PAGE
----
Tuesday, June 7, 2011
David Lopato, Solo Piano, "Many Moons"
David Lopato comes into the fray with Many Moons (Global Coolant 01) and perforce experiences the opposite tugs. His response is to try and keep to the center of influences by evoking jazz tradition, albeit expanded and loosened to fit a more free-wheeling excursion, and by tapping into the vast possibilities of avant garde pianism that preceded both artists and to some extent encompasses the two even now. So you'll hear some quasi-stride, quasi-boogie of a non-Jarrettish sort (see below), some boppish lines, loose balladry that owes as much to Evans as Jarrett, and some melodic jaggedness that, yes, has a little Cecil in there (but then early Keith did too). And you'll also hear post-Cagean prepared piano clanking and some Ives-Henry Cowell cacaphony.
The point here is not to play the influences game for its own sake. Everyone has been influenced by someone. Influences show you the strength of various artists legacies and so that is interesting in itself. But then the other point is to illuminate the artist at hand, to show how those influences are transformed (assuming they are of course).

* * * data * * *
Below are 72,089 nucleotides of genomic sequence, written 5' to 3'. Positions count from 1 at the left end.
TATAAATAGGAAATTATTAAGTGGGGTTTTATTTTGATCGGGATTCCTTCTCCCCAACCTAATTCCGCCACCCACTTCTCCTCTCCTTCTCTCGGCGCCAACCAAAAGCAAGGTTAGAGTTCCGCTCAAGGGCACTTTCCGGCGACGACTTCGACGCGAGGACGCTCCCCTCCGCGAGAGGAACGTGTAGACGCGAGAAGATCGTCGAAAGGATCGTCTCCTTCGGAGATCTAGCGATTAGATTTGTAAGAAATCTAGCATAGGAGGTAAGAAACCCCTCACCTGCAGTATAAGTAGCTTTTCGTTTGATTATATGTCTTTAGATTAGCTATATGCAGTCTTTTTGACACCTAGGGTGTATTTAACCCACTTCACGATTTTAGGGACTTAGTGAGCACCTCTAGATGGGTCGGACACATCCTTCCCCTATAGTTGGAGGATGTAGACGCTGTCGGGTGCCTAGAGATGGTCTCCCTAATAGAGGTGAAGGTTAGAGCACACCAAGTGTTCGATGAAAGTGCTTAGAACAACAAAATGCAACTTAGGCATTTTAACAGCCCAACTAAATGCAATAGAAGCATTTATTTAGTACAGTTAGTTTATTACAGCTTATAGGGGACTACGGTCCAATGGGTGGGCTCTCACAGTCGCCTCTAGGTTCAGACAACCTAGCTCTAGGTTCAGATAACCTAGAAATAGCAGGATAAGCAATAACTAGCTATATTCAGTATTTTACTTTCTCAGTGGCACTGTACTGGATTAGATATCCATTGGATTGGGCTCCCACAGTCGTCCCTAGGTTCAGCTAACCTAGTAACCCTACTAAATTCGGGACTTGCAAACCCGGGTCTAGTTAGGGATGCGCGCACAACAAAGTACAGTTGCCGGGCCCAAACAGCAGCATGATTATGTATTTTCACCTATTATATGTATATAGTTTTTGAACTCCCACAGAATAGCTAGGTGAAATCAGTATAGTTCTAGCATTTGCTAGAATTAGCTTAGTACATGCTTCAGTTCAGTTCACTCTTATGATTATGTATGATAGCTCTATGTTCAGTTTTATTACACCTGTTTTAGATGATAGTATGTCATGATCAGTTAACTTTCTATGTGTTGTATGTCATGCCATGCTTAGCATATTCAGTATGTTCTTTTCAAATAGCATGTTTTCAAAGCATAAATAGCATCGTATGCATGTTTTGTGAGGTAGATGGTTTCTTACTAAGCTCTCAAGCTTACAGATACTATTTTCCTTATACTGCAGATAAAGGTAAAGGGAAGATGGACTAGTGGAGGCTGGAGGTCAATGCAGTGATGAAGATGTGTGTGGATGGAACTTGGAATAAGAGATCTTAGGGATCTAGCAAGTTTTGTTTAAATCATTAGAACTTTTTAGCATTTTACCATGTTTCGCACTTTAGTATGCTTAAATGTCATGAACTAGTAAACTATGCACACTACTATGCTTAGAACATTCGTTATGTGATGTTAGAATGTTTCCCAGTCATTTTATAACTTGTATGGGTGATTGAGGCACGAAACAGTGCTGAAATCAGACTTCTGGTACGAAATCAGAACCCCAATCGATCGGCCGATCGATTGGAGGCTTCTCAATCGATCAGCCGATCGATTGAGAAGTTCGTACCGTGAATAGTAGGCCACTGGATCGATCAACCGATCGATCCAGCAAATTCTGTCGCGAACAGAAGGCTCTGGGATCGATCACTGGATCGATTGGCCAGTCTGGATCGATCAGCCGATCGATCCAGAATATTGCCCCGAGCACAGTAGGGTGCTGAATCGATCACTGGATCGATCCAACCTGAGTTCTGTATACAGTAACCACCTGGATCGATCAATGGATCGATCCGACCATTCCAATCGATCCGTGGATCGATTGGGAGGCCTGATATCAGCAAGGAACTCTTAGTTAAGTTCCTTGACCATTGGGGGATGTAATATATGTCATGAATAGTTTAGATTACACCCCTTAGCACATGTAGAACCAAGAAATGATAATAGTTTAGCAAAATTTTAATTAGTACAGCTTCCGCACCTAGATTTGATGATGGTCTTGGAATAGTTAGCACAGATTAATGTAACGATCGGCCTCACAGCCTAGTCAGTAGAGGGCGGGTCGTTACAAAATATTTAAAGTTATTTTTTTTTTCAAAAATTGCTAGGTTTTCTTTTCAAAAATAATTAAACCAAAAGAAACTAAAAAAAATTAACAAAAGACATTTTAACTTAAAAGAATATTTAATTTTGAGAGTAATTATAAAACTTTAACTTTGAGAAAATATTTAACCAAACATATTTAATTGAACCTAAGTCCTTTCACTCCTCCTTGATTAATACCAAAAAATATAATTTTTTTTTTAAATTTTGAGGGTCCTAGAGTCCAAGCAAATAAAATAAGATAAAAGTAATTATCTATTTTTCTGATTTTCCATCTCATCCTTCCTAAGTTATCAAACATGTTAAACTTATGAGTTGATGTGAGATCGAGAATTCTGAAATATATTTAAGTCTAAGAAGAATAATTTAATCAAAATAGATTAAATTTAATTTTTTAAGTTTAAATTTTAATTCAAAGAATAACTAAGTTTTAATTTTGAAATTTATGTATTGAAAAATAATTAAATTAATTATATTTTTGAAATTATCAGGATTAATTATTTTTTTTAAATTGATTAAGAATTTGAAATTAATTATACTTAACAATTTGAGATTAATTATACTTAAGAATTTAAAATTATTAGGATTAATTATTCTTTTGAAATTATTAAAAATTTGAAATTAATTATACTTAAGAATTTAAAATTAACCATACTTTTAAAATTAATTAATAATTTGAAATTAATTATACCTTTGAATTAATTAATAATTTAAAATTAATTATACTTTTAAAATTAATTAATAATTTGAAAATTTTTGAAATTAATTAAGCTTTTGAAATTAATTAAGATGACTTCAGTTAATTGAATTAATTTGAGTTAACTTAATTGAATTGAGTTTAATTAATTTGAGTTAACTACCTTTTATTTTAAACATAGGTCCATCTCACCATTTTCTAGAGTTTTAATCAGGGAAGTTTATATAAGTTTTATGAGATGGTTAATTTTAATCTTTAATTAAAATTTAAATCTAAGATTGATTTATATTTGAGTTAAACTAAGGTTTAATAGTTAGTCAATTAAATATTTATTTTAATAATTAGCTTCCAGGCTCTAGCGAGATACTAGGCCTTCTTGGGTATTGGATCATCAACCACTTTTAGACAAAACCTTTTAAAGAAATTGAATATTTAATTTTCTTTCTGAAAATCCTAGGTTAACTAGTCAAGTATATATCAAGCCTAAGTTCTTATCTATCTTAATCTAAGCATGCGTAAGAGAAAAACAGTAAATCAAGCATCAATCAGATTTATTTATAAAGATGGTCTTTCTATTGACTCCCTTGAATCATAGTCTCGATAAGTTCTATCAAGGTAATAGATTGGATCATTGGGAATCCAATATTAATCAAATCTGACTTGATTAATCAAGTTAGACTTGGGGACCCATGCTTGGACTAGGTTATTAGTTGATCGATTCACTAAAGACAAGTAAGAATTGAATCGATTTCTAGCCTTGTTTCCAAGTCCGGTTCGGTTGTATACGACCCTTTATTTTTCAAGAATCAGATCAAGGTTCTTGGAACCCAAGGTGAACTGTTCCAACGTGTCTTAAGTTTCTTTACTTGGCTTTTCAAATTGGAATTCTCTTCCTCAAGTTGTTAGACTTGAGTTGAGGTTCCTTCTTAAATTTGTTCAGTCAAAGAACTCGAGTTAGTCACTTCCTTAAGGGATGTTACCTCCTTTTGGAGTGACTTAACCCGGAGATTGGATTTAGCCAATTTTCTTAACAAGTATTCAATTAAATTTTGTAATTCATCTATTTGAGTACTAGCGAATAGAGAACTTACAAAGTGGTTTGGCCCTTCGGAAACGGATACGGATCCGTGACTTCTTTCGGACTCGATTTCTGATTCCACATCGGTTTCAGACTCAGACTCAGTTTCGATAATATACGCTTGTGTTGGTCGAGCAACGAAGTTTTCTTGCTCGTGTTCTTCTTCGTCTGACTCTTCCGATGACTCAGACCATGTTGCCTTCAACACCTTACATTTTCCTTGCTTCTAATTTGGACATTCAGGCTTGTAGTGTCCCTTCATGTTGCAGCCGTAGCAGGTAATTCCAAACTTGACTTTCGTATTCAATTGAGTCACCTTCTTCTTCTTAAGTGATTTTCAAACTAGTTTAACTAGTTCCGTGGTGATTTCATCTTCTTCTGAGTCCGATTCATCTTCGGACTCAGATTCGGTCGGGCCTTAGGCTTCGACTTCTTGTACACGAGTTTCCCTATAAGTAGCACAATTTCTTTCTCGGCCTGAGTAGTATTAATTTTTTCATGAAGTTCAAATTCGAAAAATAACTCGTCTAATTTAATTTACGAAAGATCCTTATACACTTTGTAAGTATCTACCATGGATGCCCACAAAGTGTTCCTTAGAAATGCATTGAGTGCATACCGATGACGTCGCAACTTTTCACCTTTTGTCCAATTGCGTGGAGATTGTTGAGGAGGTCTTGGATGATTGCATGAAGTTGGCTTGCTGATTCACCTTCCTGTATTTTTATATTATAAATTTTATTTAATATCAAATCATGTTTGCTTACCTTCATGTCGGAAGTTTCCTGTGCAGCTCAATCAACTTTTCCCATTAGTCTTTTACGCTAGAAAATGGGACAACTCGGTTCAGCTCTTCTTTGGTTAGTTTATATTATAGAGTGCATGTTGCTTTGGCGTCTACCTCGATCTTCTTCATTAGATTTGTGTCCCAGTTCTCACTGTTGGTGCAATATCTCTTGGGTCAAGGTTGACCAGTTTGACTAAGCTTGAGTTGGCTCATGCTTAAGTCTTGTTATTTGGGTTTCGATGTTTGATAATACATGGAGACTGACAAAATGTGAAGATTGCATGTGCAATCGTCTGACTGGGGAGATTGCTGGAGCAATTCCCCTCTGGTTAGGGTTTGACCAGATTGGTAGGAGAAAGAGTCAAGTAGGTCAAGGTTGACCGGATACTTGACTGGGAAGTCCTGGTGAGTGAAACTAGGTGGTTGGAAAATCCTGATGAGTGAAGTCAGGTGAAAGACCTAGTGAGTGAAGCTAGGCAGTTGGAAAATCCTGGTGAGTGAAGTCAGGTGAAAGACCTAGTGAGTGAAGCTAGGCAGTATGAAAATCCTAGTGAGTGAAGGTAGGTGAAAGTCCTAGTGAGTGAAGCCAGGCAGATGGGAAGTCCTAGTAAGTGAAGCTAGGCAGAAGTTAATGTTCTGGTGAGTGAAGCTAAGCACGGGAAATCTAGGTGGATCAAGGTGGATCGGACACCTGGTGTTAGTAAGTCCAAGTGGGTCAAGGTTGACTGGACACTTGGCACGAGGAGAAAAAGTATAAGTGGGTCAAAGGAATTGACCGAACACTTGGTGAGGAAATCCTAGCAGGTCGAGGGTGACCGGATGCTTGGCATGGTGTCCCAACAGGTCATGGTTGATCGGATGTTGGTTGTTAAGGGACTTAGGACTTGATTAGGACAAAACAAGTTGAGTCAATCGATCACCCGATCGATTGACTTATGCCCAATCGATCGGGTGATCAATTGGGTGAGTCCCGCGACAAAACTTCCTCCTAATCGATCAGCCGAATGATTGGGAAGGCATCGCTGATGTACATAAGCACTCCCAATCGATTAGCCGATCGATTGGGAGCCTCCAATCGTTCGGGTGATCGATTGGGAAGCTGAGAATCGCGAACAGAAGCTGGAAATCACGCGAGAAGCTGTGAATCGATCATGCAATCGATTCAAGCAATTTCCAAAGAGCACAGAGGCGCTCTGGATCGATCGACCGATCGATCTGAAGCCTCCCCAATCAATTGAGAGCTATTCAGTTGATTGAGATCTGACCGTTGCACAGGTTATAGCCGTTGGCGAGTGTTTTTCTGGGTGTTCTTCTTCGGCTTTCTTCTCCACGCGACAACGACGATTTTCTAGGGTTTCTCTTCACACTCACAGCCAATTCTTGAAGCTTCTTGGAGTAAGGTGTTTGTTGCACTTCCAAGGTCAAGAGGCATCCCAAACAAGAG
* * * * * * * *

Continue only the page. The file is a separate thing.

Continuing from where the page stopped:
And so David Lopato goes a middle way. He expands by adding to it what else that he has embraced musically. And in the end there is a distinctiveness. He's not quite as lyrical as Jarrett, more stoic, in a way. And he is not as turbulent as Taylor. Lopato uses expressiveness as part of his palette, but he is less the romantic. Expressiveness is not the end-all for him. So he turns to swinging lines out of bop, sound-color moments, some of the modern harmonics and melodics that are in the avant garde air, a little of the gospel-boogie Jarrettisms, but something more coming on too, as we've hinted at.
Lopato has his own way. The solo disk goes in many different directions as suits Mr. Lopato's inclinations. In the end you have an impressively musical presentation by a player who has something to say